At the meeting with the board, the inspector outlined the ways in which the pupils would benefit from an amalgamation with Annagh Girls’ NS. It is recommended that the board initiate a consultation process in order to establish the views of key stakeholders, including the patron, parents, teachers and Primary Administration Section of the Department of Education and Science. A model for this process is presented in the Commission on School Accommodation’s document Amalgamation of First-Level Schools, a copy of which was given to the board.
The school’s in-school management team comprises the principal and deputy principal.
The principal is to be commended on the courteous, professional way in which he manages the day-to-day operation of the school as well as teaching the senior classes. He receives valuable support from the deputy principal, whose post includes a balance of pastoral, curricular and organisational responsibilities. The responsibilities attached to this post should be reviewed regularly in the light of the changing needs of the school. At present, for example, the school should consider including responsibility for co-ordinating the teaching and use of the Irish language throughout the school among the duties of the deputy principal.
Teachers have undertaken courses recently in a range of curricular and non-curricular areas. It is recommended that the school formulate and implement a policy regarding induction and mentoring of newly qualified teachers.
The school organises an induction meeting for parents of pupils enrolling in the school. An induction pack, including key school policies, is also given to the parents. Parent-teacher meetings are organised annually, at which teachers provide parents with an oral report on the progress of their children. It is recommended that the school also send an annual written report to the parents of each pupil. Parents are invited to attend an annual end-of-year graduation ceremony for the pupils in sixth class. It is recommended that the school collaborate with Annagh Girls’ NS on the preparation and implementation of a policy to support sixth-class pupils and their parents with the transition to post-primary school. The scheme OK! Let’s Go, available from City of Galway Vocational Educational Committee might provide the basis for a suitable programme.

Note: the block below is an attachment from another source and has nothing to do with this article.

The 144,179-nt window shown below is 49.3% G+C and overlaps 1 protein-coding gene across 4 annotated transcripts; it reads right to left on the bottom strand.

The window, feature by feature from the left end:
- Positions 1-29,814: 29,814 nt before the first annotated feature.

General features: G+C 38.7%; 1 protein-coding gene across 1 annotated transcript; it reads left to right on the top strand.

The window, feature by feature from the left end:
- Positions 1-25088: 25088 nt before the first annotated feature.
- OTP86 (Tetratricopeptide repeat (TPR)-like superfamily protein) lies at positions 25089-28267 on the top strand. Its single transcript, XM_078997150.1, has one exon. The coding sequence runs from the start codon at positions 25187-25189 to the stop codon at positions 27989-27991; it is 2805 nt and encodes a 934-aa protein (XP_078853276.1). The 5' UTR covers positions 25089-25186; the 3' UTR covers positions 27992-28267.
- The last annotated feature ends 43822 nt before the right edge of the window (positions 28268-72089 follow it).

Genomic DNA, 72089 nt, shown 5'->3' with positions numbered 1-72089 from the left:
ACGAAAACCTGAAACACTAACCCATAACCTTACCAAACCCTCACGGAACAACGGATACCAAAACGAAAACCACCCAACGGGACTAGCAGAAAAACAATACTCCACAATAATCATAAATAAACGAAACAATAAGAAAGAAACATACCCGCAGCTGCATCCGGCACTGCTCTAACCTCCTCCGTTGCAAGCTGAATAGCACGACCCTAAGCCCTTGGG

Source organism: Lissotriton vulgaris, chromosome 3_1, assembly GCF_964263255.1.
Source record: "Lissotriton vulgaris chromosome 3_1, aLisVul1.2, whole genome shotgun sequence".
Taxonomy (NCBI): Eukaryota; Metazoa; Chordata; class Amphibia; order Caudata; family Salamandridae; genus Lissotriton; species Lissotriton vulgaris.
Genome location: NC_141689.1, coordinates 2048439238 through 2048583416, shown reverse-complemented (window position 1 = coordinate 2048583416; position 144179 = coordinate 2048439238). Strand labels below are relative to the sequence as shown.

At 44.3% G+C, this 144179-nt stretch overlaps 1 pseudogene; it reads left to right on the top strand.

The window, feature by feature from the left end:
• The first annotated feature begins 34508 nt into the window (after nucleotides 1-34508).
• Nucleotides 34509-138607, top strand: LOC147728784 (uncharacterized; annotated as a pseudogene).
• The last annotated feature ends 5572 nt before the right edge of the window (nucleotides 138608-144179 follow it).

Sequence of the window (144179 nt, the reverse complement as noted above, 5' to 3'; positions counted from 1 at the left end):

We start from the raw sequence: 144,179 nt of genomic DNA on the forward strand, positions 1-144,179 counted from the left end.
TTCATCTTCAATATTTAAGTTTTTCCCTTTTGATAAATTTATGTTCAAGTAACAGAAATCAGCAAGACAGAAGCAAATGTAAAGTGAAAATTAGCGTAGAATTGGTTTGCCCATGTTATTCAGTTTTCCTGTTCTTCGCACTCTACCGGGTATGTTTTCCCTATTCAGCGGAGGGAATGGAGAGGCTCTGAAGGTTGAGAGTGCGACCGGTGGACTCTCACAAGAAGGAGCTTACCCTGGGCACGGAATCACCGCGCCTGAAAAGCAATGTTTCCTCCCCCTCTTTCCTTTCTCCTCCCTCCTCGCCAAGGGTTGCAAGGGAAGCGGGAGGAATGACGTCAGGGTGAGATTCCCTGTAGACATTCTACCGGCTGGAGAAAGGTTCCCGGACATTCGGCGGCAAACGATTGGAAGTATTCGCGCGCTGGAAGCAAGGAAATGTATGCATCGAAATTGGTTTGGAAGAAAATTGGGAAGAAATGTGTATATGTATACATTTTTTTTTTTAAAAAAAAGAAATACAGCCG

Parental involvement in the operation of the school includes fundraising activities as well as assisting with the organisation and management of extra-curricular activities. The school should consider and implement suitable strategies to increase parental participation in the work of the school. The school should also consider issuing a simple questionnaire to parents with a view to identifying the areas of school life with which parents are satisfied and those in which they see room for improvement.